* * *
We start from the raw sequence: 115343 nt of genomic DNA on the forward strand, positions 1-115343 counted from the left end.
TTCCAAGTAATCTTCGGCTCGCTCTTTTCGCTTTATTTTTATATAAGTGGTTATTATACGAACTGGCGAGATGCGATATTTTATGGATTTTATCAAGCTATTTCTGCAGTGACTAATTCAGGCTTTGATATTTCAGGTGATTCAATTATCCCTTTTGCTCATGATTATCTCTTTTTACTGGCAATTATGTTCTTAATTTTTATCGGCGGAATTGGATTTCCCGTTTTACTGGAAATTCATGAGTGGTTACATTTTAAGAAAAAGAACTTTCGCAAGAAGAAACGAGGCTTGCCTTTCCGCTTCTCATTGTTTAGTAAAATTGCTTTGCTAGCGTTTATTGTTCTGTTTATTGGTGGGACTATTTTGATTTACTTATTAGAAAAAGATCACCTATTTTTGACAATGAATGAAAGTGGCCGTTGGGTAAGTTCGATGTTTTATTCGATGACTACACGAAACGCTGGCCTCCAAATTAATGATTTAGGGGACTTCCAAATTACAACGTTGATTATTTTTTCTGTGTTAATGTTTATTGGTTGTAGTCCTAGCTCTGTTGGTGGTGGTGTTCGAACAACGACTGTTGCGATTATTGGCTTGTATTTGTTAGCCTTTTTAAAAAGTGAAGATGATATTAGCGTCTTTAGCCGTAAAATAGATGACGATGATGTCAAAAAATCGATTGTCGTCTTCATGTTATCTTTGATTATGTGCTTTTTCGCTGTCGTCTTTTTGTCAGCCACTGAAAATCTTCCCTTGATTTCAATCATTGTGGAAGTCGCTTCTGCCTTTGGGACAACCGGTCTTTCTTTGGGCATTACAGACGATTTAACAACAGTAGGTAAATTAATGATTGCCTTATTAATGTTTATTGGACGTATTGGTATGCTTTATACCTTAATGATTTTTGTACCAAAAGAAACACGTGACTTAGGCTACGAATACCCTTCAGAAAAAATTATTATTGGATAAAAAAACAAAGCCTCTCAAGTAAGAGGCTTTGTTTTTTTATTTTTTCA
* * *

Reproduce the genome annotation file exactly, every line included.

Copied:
We start from the raw sequence: 115343 nt of genomic DNA on the forward strand, positions 1-115343 counted from the left end.
TTCCAAGTAATCTTCGGCTCGCTCTTTTCGCTTTATTTTTATATAAGTGGTTATTATACGAACTGGCGAGATGCGATATTTTATGGATTTTATCAAGCTATTTCTGCAGTGACTAATTCAGGCTTTGATATTTCAGGTGATTCAATTATCCCTTTTGCTCATGATTATCTCTTTTTACTGGCAATTATGTTCTTAATTTTTATCGGCGGAATTGGATTTCCCGTTTTACTGGAAATTCATGAGTGGTTACATTTTAAGAAAAAGAACTTTCGCAAGAAGAAACGAGGCTTGCCTTTCCGCTTCTCATTGTTTAGTAAAATTGCTTTGCTAGCGTTTATTGTTCTGTTTATTGGTGGGACTATTTTGATTTACTTATTAGAAAAAGATCACCTATTTTTGACAATGAATGAAAGTGGCCGTTGGGTAAGTTCGATGTTTTATTCGATGACTACACGAAACGCTGGCCTCCAAATTAATGATTTAGGGGACTTCCAAATTACAACGTTGATTATTTTTTCTGTGTTAATGTTTATTGGTTGTAGTCCTAGCTCTGTTGGTGGTGGTGTTCGAACAACGACTGTTGCGATTATTGGCTTGTATTTGTTAGCCTTTTTAAAAAGTGAAGATGATATTAGCGTCTTTAGCCGTAAAATAGATGACGATGATGTCAAAAAATCGATTGTCGTCTTCATGTTATCTTTGATTATGTGCTTTTTCGCTGTCGTCTTTTTGTCAGCCACTGAAAATCTTCCCTTGATTTCAATCATTGTGGAAGTCGCTTCTGCCTTTGGGACAACCGGTCTTTCTTTGGGCATTACAGACGATTTAACAACAGTAGGTAAATTAATGATTGCCTTATTAATGTTTATTGGACGTATTGGTATGCTTTATACCTTAATGATTTTTGTACCAAAAGAAACACGTGACTTAGGCTACGAATACCCTTCAGAAAAAATTATTATTGGATAAAAAAACAAAGCCTCTCAAGTAAGAGGCTTTGTTTTTTTATTTTTTCA